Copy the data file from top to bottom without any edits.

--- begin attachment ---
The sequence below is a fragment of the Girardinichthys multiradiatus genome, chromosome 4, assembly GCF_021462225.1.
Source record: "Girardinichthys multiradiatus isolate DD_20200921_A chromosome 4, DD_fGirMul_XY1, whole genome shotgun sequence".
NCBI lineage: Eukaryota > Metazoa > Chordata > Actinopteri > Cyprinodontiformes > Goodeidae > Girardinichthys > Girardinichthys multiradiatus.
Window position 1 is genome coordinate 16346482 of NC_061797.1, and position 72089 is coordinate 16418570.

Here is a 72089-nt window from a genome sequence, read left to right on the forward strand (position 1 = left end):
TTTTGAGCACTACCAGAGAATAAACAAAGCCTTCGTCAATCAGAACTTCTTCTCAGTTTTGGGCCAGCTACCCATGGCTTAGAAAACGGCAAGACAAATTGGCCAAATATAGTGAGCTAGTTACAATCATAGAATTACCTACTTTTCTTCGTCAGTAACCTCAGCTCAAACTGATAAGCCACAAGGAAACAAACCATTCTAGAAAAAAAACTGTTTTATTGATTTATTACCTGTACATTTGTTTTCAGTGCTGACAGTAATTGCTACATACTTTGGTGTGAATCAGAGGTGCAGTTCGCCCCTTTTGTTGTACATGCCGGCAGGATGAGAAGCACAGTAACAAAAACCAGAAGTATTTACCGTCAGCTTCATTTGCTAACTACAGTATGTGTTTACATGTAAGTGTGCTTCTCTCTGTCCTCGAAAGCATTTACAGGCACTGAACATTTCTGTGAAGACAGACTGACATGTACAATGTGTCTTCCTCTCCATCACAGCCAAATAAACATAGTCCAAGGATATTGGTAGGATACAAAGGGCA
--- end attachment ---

The sequence below is a fragment of the Girardinichthys multiradiatus genome, chromosome 4, assembly GCF_021462225.1.
Source record: "Girardinichthys multiradiatus isolate DD_20200921_A chromosome 4, DD_fGirMul_XY1, whole genome shotgun sequence".
NCBI lineage: Eukaryota > Metazoa > Chordata > Actinopteri > Cyprinodontiformes > Goodeidae > Girardinichthys > Girardinichthys multiradiatus.
Window position 1 is genome coordinate 16346482 of NC_061797.1, and position 72089 is coordinate 16418570.

Here is a 72089-nt window from a genome sequence, read left to right on the forward strand (position 1 = left end):
TTTTGAGCACTACCAGAGAATAAACAAAGCCTTCGTCAATCAGAACTTCTTCTCAGTTTTGGGCCAGCTACCCATGGCTTAGAAAACGGCAAGACAAATTGGCCAAATATAGTGAGCTAGTTACAATCATAGAATTACCTACTTTTCTTCGTCAGTAACCTCAGCTCAAACTGATAAGCCACAAGGAAACAAACCATTCTAGAAAAAAAACTGTTTTATTGATTTATTACCTGTACATTTGTTTTCAGTGCTGACAGTAATTGCTACATACTTTGGTGTGAATCAGAGGTGCAGTTCGCCCCTTTTGTTGTACATGCCGGCAGGATGAGAAGCACAGTAACAAAAACCAGAAGTATTTACCGTCAGCTTCATTTGCTAACTACAGTATGTGTTTACATGTAAGTGTGCTTCTCTCTGTCCTCGAAAGCATTTACAGGCACTGAACATTTCTGTGAAGACAGACTGACATGTACAATGTGTCTTCCTCTCCATCACAGCCAAATAAACATAGTCCAAGGATATTGGTAGGATACAAAGGGCA